How to Optimize Images for Web - and Speed Up
When a page on your site loads faster it gains better rankings.

The web is full of images and its a key component of every site. According to Googleimages make up for more than 60% of data loaded. 

With such critical importance, there is huge scope for the optimization of images from SEO purposes. It includes their format, speed of loading, a lazy load of images on your pages and so on. 



image: pixabay

Image optimization will include according to their purpose to the visitor, which are - load lighter, load fewer and load faster. These discussed techniques will largely help your site get better rankings due to faster web page loading, especially on image-heavy websites.

1. Use adaptive images and consider resizing them

A larger percentage of your web page weight is on images. You can start using Picturefill or Adaptive Images on your site to save bandwidth and improve page speed. 

Make sure to resize your image before uploading to your site and not just adjusting their resolution in CSS or HTML. 

For example, if you have a 4000x3000px beautiful product image and you are using its 200x300px image on one page and 800x1000px image on other pages, make sure to reduce it to the maximum required size already before uploading to the server. 

The resized images are much smaller than the original image and will load much faster compared to the original one. 

Most of the web owners avoid these and its the biggest area of optimization. Third-party services such as ImageKit and one of the good sources to optimize images. It provides real-time URL based resizing and cropping. 

2. Optimize your images for latest formats

With a perfect quality output and still to have lower file sizes are achieved by some of the latest image formats such as JPEG 2000, JPEG XR, and WebP. These will reduce the file size by almost up to 30% and supported on almost 75% of the modern websites.

For faster loading results, you can use WebP format wherever possible. Image quality and its size is directly proportionate to each other, however, the latest image compression methods take advantage of limitations of the human eye to distinguish between small changes in color information to compress images. 

As a standard, a quality level of 80 to 90 is usually a good tradeoff between image size and quality. 

3. Optimize site for mobile view

In today's scenario, avoiding mobile traffic is a huge potential loss. Make sure to optimize your site for the mobile view. Almost up to 60% of global traffic originates from mobile devices. Here is an amazing article for statistics on Hostingtribunal Site

And yes, while mobile phones have powerful hardware and faster networks available, still data suggests that mobile data speeds are still much slower than broadband speeds.

You can look for responsive website designs to suit both desktop and mobile and hence responsive images to perfectly fit all the browser sizes.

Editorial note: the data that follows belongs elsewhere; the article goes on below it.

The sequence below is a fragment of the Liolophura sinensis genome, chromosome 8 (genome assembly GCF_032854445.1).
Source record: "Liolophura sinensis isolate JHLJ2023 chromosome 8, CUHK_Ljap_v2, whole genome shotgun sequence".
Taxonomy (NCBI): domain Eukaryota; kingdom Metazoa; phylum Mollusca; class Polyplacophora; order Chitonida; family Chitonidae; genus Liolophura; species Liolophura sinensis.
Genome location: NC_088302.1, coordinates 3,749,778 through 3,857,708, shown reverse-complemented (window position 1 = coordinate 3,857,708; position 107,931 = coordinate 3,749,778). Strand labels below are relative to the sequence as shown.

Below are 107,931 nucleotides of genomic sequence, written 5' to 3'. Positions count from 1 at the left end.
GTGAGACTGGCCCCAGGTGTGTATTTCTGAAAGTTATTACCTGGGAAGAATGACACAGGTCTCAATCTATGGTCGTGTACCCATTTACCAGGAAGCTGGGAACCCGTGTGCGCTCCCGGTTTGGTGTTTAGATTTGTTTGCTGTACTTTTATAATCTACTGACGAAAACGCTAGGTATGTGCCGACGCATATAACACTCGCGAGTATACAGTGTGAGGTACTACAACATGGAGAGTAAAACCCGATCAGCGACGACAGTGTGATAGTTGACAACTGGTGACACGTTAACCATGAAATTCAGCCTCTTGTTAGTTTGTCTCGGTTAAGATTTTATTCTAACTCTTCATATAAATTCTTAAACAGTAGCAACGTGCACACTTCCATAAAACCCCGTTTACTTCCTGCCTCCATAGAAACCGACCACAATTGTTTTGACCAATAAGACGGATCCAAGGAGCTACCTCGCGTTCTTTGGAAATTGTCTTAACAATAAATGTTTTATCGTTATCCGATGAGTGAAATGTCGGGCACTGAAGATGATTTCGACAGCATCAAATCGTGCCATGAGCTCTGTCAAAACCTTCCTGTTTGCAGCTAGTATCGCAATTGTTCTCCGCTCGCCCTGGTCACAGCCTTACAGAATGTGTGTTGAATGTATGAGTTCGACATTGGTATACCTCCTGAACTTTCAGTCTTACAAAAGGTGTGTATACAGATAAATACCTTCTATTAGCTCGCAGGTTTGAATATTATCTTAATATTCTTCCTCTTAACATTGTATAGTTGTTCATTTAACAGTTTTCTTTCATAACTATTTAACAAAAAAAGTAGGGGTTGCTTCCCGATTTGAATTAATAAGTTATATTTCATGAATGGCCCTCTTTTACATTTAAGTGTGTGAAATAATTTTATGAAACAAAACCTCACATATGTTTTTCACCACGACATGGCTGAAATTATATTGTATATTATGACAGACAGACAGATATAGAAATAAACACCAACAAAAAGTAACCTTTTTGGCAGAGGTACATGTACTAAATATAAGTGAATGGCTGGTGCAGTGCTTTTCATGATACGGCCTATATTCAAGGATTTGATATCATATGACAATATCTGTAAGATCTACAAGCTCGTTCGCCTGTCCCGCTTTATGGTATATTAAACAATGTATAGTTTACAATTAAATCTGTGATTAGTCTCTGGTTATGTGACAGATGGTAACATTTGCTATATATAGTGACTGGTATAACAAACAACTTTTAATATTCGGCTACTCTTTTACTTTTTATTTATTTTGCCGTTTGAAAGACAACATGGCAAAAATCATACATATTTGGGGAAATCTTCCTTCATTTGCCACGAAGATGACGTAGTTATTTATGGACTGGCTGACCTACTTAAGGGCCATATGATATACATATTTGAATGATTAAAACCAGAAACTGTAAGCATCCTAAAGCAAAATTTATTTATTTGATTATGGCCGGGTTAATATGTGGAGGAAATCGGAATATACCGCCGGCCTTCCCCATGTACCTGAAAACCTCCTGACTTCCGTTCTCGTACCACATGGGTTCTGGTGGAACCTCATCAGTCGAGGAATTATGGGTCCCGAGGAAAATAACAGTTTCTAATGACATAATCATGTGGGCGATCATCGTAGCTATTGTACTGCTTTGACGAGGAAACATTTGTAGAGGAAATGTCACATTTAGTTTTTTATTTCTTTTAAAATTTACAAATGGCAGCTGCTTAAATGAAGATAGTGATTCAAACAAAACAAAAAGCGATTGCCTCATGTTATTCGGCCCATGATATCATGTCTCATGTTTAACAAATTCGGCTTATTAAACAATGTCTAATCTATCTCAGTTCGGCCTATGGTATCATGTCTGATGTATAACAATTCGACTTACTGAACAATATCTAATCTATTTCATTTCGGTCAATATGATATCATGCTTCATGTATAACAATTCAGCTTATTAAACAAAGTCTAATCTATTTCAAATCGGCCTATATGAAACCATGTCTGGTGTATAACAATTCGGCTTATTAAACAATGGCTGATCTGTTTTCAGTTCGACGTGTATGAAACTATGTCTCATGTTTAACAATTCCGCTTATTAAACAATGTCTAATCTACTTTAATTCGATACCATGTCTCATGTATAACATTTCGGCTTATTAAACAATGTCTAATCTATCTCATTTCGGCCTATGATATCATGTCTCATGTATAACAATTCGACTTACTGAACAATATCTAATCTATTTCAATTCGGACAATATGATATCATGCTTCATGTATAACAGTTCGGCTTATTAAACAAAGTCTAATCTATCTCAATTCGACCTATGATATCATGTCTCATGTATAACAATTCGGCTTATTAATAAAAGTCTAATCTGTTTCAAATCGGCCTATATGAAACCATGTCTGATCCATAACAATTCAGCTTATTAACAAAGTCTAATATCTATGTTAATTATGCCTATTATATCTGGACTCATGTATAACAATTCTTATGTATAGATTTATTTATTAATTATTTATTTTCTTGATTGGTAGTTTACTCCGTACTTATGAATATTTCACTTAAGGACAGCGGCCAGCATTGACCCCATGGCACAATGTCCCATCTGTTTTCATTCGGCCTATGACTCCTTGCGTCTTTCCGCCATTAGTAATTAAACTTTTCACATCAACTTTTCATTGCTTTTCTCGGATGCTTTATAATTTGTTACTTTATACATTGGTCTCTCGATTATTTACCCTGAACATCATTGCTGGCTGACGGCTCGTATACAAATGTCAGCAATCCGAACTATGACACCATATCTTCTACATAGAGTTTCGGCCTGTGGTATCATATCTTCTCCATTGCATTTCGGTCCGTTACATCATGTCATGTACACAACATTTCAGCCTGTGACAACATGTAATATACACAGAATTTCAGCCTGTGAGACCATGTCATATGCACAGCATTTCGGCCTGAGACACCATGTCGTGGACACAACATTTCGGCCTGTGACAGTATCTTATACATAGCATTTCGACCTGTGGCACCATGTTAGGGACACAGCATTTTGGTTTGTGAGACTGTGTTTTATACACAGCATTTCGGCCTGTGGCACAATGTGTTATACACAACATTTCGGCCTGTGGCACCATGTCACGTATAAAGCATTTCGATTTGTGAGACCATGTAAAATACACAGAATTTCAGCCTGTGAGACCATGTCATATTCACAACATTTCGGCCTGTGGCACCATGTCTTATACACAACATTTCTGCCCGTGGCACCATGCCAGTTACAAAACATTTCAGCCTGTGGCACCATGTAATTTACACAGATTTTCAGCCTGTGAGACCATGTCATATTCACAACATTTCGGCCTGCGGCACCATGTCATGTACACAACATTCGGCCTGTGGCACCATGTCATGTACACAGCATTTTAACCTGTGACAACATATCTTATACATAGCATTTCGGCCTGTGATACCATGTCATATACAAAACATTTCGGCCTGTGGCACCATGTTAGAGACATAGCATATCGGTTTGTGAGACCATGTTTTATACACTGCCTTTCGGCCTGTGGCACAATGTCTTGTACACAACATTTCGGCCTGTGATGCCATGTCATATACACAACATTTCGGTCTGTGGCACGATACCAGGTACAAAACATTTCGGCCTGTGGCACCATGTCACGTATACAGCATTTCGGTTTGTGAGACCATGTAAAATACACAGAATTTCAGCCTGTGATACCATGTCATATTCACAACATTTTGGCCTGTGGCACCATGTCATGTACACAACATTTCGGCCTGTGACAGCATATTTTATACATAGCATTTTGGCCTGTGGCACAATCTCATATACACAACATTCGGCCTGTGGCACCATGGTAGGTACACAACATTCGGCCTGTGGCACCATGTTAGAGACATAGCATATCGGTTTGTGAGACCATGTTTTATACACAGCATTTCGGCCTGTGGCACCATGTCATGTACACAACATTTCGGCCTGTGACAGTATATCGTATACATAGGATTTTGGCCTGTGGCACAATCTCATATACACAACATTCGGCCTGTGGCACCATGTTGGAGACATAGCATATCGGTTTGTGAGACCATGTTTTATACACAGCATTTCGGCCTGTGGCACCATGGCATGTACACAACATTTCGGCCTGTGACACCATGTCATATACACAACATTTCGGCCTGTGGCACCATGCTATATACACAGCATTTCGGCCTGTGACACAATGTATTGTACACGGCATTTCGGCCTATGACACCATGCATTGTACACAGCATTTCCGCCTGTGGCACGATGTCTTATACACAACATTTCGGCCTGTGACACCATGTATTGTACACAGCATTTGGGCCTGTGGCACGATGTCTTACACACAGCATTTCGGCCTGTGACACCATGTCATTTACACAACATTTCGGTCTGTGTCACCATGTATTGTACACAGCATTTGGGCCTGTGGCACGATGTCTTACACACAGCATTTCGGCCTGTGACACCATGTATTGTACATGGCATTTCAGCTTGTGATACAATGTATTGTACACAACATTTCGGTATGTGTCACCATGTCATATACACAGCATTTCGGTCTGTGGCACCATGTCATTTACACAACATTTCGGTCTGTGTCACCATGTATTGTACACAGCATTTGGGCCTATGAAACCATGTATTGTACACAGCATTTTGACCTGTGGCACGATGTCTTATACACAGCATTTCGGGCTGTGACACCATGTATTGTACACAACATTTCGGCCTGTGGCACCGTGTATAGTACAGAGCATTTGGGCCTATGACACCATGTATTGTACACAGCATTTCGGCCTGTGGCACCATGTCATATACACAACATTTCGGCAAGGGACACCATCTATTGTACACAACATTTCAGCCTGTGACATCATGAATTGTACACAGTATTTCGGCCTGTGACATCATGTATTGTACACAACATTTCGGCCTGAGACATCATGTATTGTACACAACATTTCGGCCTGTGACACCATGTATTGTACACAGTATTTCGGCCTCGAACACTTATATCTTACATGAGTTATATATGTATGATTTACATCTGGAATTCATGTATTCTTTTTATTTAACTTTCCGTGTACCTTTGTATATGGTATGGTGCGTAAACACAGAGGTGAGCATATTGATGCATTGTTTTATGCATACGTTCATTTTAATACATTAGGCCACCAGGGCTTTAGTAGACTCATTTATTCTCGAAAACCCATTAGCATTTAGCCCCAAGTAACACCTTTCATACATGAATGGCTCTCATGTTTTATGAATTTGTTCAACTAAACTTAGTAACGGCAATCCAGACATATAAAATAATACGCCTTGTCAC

The 'sizes' attribute gives image layout information and the 'srcset' attribute gives the image list with the actual width specified for each URL.

Again Pixel Ratio or the DPR value plays important role as far as desktop screen and mobile screens are concerned. Modern mobiles have higher density screens which pack more pixels in the same square inch area.

So image looking fine on regular devices will look slightly blurred on the high-density latest smartphone, having said that, you can load a 2x size image on screens with DPR 2, a 3x image on screens with DPR 3 and the normal size 1x image on other devices. See this tutorial on webdesign.tutsplus.com.

More briefly you can use modern specification called Client Hints, which makes it easier for responsive image settings and cleaner codes. 

4. Load fewer necessary resources

Here is a smart technique followed by most of the site owners nowadays. Lazy loading of images. It is not necessary that your page loads all of its images at once. With lazy 

loading enabled, the user will only see the images above-the-fold screen, (part of page visible to a visitor at first), rest images can load slowly when the user scroll down to read more. 

It is not about using fewer images, but loading fewer of them at once.

Enabling lazy loading is quite simple using JS libraries such as jQuery Lazy. You can also use the latest IntersectionObserver API which is much more efficient than the JS libraries available for lazy loading.

5. Using CDN for image delivery

Far beyond lazy loading, the next concept is to deliver images from a good content delivery network (CDN). CDN delivers files loading from the nearest servers available hence drastically decreasing load time and help your site get higher rankings on search engines. 

Content Delivery Networks or CDNs are a set of globally distributed caching / proxy servers that help user load files distributed from a server nearby.

6. Check your website's performance for image-related issues

One of the great free tools by Google is PageSpeed Insights. It will not only guide you for image optimization but also other issues causing speed lags. Another by Google is Lighthouse. This tool comes integrated into the latest versions of Chrome and can perform a thorough analysis of your site and advice on most of the common issues.

Others good include website analyzer by ImageKit. You can check with any of your website URL and get a complete analysis.

If you want to manage everything at one step such as reducing image quality at a time to time basis, change image formats simultaneously, reduce image dimensions, CDN and serving images over HTTPs at once and re-do everything again, Sirv is a great service.

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